Coca-Cola Woman Board Nominee Bucks Slowing Diversity Trend
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Coca-Cola Co. (KO)’s newest director nominee solidifies a trend for the 100-year-old soda maker’s board. It’s getting younger, more female and more racially diverse.
Coca-Cola said today that Care USA Chief Executive Officer Helene Gayle, 57, will stand for election in April. She would be one of three women and three blacks on a board that includes an Hispanic and will have an average age of 66 if she is elected. In 2007, shareholders elected a board made up of 10 men -- one black -- and one woman, with an average age of 68.
“Helene brings a global mindset and a deep understanding of health and humanitarian issues to our Company,” Chairman and Chief Executive Officer Muhtar Kent said in a statement. “Her expertise and insight will be invaluable as we continue to expand our global initiatives around sustainability and women.”
Gayle’s nomination comes as U.S. companies continue to make “glacial progress” in efforts to boost female representation in corporate suites and boardrooms, according to a December report by Catalyst, a non-profit researcher based in New York that studies women and business. Women held 14.3 percent of executive positions at Fortune 500 companies as of June 30 and 16.6 percent of board seats.
Gayle spent 20 years with the U.S. Centers for Disease Control and Prevention in Atlanta, working mostly on HIV/AIDS initiatives, Coca-Cola said today in a statement. Care USA, also based in Atlanta, is a global humanitarian non-profit with anti- poverty programs in 84 countries reaching 122 million people.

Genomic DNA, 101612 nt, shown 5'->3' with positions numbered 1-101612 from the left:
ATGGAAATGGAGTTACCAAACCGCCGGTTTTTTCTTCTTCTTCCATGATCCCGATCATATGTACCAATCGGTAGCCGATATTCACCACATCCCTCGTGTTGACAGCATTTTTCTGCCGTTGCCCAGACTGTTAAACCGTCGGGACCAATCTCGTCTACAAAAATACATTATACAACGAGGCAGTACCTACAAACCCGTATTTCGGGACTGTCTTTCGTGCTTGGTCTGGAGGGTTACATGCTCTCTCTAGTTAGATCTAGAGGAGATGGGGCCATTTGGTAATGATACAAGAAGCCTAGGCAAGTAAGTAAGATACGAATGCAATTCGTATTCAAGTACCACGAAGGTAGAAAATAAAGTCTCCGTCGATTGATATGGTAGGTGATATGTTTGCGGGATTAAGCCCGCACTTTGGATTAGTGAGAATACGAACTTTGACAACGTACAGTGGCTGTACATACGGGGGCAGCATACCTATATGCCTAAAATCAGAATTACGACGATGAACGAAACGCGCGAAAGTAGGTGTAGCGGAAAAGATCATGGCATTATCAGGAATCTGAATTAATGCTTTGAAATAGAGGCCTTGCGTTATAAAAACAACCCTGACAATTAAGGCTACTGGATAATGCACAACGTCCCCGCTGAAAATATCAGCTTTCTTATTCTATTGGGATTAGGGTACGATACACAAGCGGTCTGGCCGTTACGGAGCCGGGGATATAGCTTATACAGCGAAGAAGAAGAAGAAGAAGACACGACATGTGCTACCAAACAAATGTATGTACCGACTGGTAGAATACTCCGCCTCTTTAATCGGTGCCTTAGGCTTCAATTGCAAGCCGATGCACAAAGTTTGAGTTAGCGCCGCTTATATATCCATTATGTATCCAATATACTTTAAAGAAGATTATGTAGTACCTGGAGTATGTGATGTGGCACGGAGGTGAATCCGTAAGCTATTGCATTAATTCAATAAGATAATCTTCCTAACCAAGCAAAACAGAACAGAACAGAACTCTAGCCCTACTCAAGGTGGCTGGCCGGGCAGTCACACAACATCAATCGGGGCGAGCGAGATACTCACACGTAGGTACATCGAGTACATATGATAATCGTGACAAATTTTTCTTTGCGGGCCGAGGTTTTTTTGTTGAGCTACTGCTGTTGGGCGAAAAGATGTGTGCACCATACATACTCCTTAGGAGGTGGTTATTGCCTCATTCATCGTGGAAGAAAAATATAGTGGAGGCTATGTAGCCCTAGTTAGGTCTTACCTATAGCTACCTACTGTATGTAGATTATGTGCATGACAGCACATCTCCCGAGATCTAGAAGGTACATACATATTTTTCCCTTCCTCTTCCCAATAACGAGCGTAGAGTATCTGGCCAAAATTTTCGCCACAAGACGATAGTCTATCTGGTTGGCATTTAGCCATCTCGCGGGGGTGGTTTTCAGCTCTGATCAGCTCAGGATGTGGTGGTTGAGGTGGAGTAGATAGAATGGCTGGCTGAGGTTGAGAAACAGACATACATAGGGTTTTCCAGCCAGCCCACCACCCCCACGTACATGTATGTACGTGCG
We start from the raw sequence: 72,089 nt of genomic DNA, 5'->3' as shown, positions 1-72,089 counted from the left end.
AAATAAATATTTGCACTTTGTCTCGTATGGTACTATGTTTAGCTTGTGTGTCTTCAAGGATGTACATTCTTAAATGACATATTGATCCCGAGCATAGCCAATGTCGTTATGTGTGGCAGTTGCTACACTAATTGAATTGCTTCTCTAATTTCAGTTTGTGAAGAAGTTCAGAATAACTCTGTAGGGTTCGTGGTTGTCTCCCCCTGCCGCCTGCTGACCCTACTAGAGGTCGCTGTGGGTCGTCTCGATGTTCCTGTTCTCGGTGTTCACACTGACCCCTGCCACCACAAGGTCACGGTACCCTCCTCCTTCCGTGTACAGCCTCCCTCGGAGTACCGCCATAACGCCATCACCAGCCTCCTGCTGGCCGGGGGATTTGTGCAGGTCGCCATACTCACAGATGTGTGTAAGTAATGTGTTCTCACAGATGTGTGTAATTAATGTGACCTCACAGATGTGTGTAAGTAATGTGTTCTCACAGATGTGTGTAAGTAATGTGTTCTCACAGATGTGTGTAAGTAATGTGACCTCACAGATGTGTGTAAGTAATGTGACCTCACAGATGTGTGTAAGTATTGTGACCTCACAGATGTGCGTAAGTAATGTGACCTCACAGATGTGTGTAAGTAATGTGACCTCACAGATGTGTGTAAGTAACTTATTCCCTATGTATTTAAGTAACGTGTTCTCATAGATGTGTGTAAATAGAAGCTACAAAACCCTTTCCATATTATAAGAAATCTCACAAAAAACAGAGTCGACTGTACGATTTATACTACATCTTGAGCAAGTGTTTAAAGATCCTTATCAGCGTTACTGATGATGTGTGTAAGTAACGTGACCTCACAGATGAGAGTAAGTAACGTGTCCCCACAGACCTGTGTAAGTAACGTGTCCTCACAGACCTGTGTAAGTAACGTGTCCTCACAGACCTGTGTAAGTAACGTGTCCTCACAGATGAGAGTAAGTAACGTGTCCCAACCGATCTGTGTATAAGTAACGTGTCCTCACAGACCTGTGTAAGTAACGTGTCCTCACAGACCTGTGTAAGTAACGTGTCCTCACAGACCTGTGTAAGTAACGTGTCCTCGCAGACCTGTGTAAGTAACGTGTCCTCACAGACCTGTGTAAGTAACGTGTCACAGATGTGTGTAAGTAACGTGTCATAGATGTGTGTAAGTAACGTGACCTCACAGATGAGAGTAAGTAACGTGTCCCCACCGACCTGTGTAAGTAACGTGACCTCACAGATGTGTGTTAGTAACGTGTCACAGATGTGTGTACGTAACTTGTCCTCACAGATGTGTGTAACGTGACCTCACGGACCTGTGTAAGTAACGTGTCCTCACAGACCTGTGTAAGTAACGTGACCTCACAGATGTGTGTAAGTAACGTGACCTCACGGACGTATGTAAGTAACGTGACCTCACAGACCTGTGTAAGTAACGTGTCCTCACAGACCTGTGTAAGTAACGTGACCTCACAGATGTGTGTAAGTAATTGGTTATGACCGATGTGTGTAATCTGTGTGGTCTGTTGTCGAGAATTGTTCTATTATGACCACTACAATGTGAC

Coke’s board also will get younger with the retirement in April of two longtime directors, Don Keough, 86, and Jimmy Williams, 79. Keough served two stints as a Coke director, starting in 1981. Williams, a former chairman and chief executive officer of SunTrust Banks Inc. (STI), has served as a director since 1979.
In 2010, Kent pledged to add 5 million women entrepreneurs to its global distribution network by 2020 through business skills training, financial services and mentoring. Kent also leads a Women’s Leadership Council of 17 female executives who identify ways to recruit and retain women senior executives.
Catalyst’s research indicates growth in female corporate leadership has stalled, even with Marissa Mayer’s rise to the top job at Yahoo! Inc. and Sheryl Sandberg’s board-seat victory at Facebook Inc. (FB) Less than a fifth of the Fortune 500 had 25 percent or more board seats filled by women, while more than a quarter had zero women in executive roles, Catalyst data show.
Come April, women will make up 19 percent of Atlanta-based Coca-Cola’s directors. This diversity hasn’t come at the expense of white men. Instead, the board will have expanded from 11 members in 2007 to 16 after the April election. Twelve members will be white men, three more than in 2007.
The expansion also has done little to make the board more international, even though about 80 percent of the company’s profit comes from outside the U.S. Besides Kent, who is of Turkish descent, the board includes a Swede, Jacob Wallenberg.
Coca-Cola Director Alexis Herman, a former U.S. Labor Secretary, joined in October 2007 after leading a Coca-Cola task force from 2001 until 2006 that evaluated pay and promotion practices for minorities. The task force was part of a $192.5 million settlement of a racial-discrimination lawsuit by 2,200 employees.
Maria Elena Lagomasino, who is Hispanic, joined the board more than four years ago while Donald McHenry, who is black, has been a director for 32 years.
Coca-Cola rose 2.1 percent to $38.52 at the close in New York.
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